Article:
I reached out to Junting Huang, a Ph.D candidate at Cornell University, in May. Amidst my own encounters with the shifting soundscapes of the pandemic quarantine, I was excited to hear more about his paper, exploring the soundscapes of political unrest in Taiwan. Our correspondence, over numerous emails and international borders, suggests that despite these often isolating circumstances, good conversation persists.
How did you arrive at sound? Can you tell us a bit about your scholarly (or nonacademic) trajectory that led to these interests?
I have always been interested in “alternative music.” I was born in China in the 1990s. I am the so-called “dakou generation,” whose initial exposure to global music came from cut-out CDs. (Because those discounted CDs were dumped to China as plastic waste, their underground circulation was not entirely legal.) In my teenage years, I have fond memories of collecting and listening to those most unrestrained sounds.
When I graduated from college, I received a scholarship to study at the University of Oxford. Although my research had nothing to do with sound at that time, I later found out that the scholarship I received can be traced back to Atlantic Records and even Led Zeppelin’s 2007 Reunion Concert. I eventually developed my interests in sound studies at Cornell, where I had opportunities learning from and working with Tim Murray, Tom McEnaney, Trevor Pinch, and many other excellent scholars.
I know that your research, broadly, examines the “Chinese noise scene.” I would be very interested to hear about what constitutes a ‘noise scene’ in your work and how you go about discovering and approaching that sonic space?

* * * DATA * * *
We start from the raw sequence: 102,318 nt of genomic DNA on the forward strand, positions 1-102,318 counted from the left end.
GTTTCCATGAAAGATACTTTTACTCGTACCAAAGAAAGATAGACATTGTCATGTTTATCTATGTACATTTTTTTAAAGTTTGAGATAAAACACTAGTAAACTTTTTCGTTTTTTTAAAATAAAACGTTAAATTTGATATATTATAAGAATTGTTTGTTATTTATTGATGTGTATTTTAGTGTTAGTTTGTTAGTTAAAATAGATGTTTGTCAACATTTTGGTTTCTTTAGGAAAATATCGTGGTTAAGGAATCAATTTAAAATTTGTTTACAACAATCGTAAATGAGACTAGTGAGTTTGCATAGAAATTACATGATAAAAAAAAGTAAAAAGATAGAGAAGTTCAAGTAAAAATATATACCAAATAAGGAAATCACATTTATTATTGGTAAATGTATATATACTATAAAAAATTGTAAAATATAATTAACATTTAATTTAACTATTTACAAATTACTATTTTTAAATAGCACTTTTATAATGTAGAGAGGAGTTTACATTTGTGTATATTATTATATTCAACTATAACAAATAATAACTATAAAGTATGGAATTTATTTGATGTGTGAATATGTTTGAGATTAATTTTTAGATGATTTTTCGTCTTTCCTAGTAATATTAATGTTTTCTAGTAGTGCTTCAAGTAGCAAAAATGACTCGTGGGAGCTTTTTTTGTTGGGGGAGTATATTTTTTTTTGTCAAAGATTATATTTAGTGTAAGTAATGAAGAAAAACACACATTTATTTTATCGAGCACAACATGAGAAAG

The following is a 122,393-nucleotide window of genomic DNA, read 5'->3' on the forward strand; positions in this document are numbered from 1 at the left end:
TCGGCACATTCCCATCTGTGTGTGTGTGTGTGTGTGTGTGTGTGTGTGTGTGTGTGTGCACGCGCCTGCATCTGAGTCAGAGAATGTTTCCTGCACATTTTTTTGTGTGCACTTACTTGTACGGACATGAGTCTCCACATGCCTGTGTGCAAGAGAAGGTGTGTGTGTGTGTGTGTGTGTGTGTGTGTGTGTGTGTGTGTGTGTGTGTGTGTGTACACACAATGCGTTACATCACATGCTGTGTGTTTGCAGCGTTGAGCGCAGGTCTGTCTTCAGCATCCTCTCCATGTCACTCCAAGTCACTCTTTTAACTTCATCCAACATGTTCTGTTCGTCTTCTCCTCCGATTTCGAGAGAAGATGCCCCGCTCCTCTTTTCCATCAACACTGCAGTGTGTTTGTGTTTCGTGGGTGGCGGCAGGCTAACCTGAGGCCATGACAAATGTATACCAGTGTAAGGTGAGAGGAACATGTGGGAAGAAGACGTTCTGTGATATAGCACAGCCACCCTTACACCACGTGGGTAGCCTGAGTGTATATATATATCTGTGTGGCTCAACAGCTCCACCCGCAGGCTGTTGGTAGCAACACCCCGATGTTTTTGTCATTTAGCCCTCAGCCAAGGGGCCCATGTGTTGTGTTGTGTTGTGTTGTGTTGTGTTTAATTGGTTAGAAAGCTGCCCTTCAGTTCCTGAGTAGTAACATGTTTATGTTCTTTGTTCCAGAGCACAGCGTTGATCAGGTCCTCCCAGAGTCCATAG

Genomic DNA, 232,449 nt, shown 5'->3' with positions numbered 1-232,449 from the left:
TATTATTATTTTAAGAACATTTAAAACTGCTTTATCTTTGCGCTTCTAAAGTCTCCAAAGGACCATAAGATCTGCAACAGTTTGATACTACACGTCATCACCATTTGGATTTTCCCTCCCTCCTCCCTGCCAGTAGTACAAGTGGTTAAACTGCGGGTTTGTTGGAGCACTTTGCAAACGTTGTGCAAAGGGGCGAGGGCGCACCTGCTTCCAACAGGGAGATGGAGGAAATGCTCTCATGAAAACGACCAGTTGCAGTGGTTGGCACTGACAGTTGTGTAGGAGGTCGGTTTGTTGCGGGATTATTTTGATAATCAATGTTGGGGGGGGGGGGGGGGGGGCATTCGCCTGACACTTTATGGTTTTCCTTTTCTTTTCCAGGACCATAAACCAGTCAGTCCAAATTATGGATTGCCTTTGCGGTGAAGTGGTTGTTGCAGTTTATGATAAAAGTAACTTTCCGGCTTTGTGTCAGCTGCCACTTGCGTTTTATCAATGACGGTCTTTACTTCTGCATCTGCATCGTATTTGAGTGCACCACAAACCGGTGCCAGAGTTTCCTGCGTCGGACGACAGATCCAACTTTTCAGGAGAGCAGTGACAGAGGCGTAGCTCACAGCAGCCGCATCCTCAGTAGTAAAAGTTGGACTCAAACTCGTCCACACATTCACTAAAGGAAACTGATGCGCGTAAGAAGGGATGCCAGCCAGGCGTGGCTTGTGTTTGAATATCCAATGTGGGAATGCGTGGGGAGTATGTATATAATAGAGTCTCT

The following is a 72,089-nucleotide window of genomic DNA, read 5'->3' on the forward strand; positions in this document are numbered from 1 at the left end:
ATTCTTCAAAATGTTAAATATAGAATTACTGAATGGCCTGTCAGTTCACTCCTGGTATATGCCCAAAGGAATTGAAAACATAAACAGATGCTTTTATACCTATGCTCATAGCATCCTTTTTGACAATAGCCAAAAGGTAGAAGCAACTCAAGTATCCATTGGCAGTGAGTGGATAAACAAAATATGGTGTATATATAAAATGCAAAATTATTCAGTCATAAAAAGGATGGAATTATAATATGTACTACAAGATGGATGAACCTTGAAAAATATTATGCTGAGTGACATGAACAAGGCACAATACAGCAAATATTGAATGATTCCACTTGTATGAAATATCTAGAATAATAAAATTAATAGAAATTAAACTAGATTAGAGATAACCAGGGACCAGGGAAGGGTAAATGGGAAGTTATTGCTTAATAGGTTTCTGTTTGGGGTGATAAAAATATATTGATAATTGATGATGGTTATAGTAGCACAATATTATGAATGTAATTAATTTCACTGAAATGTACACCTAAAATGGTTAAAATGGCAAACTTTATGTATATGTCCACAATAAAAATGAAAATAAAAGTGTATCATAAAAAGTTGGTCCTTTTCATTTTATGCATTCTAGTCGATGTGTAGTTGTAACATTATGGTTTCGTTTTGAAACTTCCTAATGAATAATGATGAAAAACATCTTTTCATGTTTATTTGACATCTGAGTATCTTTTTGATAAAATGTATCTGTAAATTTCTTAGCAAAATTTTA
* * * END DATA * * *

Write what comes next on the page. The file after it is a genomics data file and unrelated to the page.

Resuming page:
Between the 1990s and 2000s, Chinese and Taiwanese artists began to experiment with recorded sound and its capacity to document shifting social relations. I am interested in how “noise” was not merely perceived as an acoustic phenomenon, but rather configured as a critical discourse, as well as an intermedial metaphor for the decade in question. By examining the cultural deposits of sound archives, I argue that the embalming of sound creates a resource for the material remains of time, memory, and histories to echo through a violent temporal rupture that radically restructures communal experience. My main contention is that “noise” exceeds the acoustic register and contributes to what I call “an intermedial impulse,” one that illuminates the collision of senses and perhaps the emergence of new media art in this region.
Can you give a bit of a teaser for your planned paper for the conference?
My conference presentation is entitled “Animating Sound Bodies: Listening to Nakasi in Taiwan’s Labor Movement.” I was interested in the acoustic environment in Taiwan at the end of its martial law, when massive layoffs and social upheavals hit the island. From shuttered factories to laid-off workers, these acoustic motifs often appeared in self-made cassette tapes that were widely circulated among activists. My presentation focuses on Black Hand Nakasi: Workers’ Band. I wanted to discuss how Taiwan’s labor activists used these cassette tapes not only to reinvent a music genre, but also to congregate at an important “post-industrial” historical moment.
Can you tell us a bit about your broader research interests and dissertation work?